The Kitten that Forgot

How to Mew

by Stella George Stern (Perry)

(In Development)

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About

Stella George Stern (Perry) [1877-1956] was an author and humanitarian born in New Orleans in 1877.   Her novels include Come Home (1923), Go to Sleep (1911), Angel of Christmas (1917) and many others. Although she lived most of her life in New York City, the setting for many of her books was Louisiana where she was born.

The Kitten that Forgot how to Meow is believed to have been first published as part of St. Nicholas: An Illustrated Magazine for Young Folks in 1906. It was later included in Boys and Girls Bookshelf (The University Society – 1912). This myRead production is solely based upon the public domain original.

Synopsis

The heroine of the story is a small kitten that plays with the dogs so much that she forgets how to meow. After getting help from her many friends (who are not cats!) she finally discovers that if she wants to speak like a cat she has to learn from a cat!

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All little girls, and little boys too, like to read stories about kittens. Here is a story about a dear little kitten that belonged to a dear little girl named Peggy. Peggy had two brothers, and three cousins–all boys–and every boy had a little dog. At first the dogs would tease the kitten, but they soon learned better.

Page-1

The dogs and the kitten played together. All day long, out in the yard, you could hear them going, “Bow-wow!” and “Mew!” But, you see, there was only one little “Mew” and ever so many “Bow-wows,” and after a while the kitten hardly ever spoke at all.

Page-2

But one day the kitten wanted to mew, and–what do you suppose?–she had forgotten how to do it! She tried and tried, and all she could say was “M-m-m-bow!”–just as much like a dog as a kitten. She was so sad.

Page-3

She ran out into the yard and cried. The Big White Hen passed by and asked what was the matter. “Oh, Big White Hen,” sobbed the kitten, “I have forgotten how to talk kitten-talk. I try and I try, and all I can say is, M-m-m-bow!” “Never mind, Kitty Cat,” said the Hen; “I will teach you to talk. Listen to this: M-m-m-cut, cut, cut, cut, cut-ca-_da_-cut!” “No,” said the kitten; “that’s not the way to talk kitten-talk.” And she cried again.

Page-4

Then along came the Sheep and asked, “What is the matter?” “Oh, Sheep,” sobbed the kitten, “I have forgotten how to talk kitten-talk. I try and I try, and all I can say is, M-m-m-bow!” “Never mind, Kitty Cat,” said the Sheep; “I will teach you to talk. Listen: M-m-m-baa!” “No,” said the kitten, “that’s not the way to talk kitten-talk.” And she cried again.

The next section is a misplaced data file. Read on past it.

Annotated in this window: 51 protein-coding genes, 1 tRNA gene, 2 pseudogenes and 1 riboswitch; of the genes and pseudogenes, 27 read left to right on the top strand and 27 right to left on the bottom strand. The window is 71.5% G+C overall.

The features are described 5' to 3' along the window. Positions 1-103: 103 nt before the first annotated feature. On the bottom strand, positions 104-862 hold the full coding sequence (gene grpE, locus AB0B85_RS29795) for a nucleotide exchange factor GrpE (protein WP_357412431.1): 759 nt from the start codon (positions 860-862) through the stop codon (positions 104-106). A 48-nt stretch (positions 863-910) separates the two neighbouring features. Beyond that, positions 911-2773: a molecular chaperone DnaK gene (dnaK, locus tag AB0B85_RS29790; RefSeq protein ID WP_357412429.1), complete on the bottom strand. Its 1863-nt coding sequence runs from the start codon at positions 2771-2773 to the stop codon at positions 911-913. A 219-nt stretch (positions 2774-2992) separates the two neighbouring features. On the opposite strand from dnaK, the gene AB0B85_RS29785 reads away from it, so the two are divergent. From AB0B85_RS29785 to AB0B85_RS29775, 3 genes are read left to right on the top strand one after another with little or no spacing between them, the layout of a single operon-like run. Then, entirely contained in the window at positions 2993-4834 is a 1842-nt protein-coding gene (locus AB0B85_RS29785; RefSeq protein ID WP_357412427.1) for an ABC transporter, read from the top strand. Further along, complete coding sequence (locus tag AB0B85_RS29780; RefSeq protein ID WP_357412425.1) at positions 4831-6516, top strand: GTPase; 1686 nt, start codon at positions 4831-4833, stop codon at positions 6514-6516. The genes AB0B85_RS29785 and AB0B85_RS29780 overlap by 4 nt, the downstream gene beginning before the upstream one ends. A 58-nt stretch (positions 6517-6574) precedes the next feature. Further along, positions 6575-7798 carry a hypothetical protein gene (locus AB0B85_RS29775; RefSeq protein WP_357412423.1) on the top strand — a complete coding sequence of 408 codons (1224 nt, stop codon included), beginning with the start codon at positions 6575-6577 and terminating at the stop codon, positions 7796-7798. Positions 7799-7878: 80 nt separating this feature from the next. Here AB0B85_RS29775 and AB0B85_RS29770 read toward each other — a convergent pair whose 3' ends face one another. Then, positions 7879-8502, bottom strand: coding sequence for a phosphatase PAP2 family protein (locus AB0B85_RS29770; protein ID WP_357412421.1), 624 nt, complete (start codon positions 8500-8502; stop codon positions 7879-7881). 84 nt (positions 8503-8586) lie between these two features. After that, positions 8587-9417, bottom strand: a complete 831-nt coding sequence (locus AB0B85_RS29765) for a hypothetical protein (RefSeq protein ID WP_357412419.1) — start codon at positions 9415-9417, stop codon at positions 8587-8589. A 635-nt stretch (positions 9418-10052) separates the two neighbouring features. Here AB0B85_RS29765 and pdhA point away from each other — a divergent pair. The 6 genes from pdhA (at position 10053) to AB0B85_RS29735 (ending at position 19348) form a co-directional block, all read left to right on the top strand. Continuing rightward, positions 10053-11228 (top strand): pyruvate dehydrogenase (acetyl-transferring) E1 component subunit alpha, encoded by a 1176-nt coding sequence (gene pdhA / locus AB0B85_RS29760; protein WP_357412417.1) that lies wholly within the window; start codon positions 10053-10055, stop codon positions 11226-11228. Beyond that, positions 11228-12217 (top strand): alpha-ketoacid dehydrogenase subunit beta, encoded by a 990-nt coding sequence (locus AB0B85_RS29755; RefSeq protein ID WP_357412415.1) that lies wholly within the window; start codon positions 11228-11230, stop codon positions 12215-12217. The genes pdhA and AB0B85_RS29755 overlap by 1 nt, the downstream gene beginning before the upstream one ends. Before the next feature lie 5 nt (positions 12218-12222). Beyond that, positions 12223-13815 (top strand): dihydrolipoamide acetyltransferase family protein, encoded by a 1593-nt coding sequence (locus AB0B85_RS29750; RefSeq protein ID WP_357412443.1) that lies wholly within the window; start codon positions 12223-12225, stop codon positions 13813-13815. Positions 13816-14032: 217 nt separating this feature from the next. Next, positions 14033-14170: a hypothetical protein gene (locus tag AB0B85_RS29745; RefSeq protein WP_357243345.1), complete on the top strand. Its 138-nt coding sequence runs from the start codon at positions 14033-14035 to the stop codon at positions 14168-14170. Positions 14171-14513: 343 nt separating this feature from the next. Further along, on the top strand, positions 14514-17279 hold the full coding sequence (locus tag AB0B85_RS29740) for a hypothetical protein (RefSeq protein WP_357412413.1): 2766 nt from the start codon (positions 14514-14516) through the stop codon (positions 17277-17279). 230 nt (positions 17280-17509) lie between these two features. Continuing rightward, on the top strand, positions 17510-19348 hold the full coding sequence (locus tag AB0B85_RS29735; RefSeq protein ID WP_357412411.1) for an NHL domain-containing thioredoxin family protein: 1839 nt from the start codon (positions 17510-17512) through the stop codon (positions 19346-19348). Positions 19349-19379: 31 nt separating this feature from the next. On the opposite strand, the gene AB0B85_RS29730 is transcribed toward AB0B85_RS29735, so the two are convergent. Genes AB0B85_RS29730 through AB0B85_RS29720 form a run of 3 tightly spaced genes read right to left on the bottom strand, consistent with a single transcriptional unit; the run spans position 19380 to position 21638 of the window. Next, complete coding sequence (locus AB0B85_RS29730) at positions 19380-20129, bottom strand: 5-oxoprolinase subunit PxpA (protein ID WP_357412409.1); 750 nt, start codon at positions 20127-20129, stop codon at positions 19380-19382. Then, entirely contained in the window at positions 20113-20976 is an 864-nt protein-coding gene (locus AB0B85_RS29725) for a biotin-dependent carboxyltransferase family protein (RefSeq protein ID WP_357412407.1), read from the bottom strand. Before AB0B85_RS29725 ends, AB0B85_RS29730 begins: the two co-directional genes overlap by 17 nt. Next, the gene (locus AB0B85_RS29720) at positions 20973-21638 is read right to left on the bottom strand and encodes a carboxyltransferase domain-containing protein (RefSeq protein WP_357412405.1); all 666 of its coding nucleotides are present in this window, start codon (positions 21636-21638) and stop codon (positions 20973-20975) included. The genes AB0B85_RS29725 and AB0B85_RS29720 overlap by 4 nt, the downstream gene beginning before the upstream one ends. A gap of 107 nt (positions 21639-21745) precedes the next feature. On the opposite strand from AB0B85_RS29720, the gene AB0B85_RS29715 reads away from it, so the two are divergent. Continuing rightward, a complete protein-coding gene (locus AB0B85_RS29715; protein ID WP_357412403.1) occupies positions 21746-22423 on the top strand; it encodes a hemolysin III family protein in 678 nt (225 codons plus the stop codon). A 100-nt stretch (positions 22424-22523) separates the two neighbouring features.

Page-5

Then along came the Horse and asked what was the matter. “Oh, Horse,” sobbed the kitten, “I have forgotten how to talk kitten-talk. I try and I try, and all I can say is, M-m-m-bow!” “Never mind, Kitty Cat,” said the Horse; “I will teach you to talk. Listen to this: M-m-m-neigh!” “No,” said the kitten; “that’s not the way to talk kitten-talk.” And she cried again.

Page-6

Then along came the Cow and asked what was the matter. “Oh, Cow,” sobbed the kitten, “I have forgotten how to talk kitten-talk. I try and I try, as hard as I ever can, and all I can say is, M-m-m-bow!” “Never mind, Kitty Cat,” said the Cow; “I will teach you to talk. Listen to this: M- m-m-moo!” “No,” said the kitten; “that is more like it, but that’s not the way to talk kitten-talk.” And she cried again.

Page-7

The New Baby was sitting in her high chair at the kitchen door. “Baby dear,” sighed the kitten, “I am in trouble. I have forgotten how to talk kitten-talk. I try and I try, and all I can say is, M-m-m-bow! Can’t you teach me?” The Baby nodded her head and began, “M-m-m-google- google-goo!” “No,” said the kitten; “that’s not the way to talk kitten- talk.” And she sat on the kitchen step and cried again.

Page-8

“What is the matter?” asked a soft voice behind her. “Oh!” sobbed the kitten, without looking up, “I have forgotten how to talk kitten-talk. I try and I try, and nothing can help me. All I can say is, M-m-m-bow!” “Look at me,” said the soft voice. The little kitten looked. And there stood a beautiful big gray cat! “I can teach you to talk,” said the Cat. And she did. She taught her so well that the little kitten never again forgot how to mew, though she played out on the soft, green grass with the dogs every day.

THE END

Page-9

Credits

  • Author: Stella George Stern
  • Illustrator: Unknown
  • Animator:  Unknown
  • Voice Artist:  Unknown
  • Sound Design:  Unknown
  • Producer:  David Swanson
  • Executive Producer:  Richard Platt
  • Director:  David Swanson

This book is a production of myRead, Inc.  All rights reserved.  Illustrations, video and audio Copyright 2012.  Text for this book is in the public domain.


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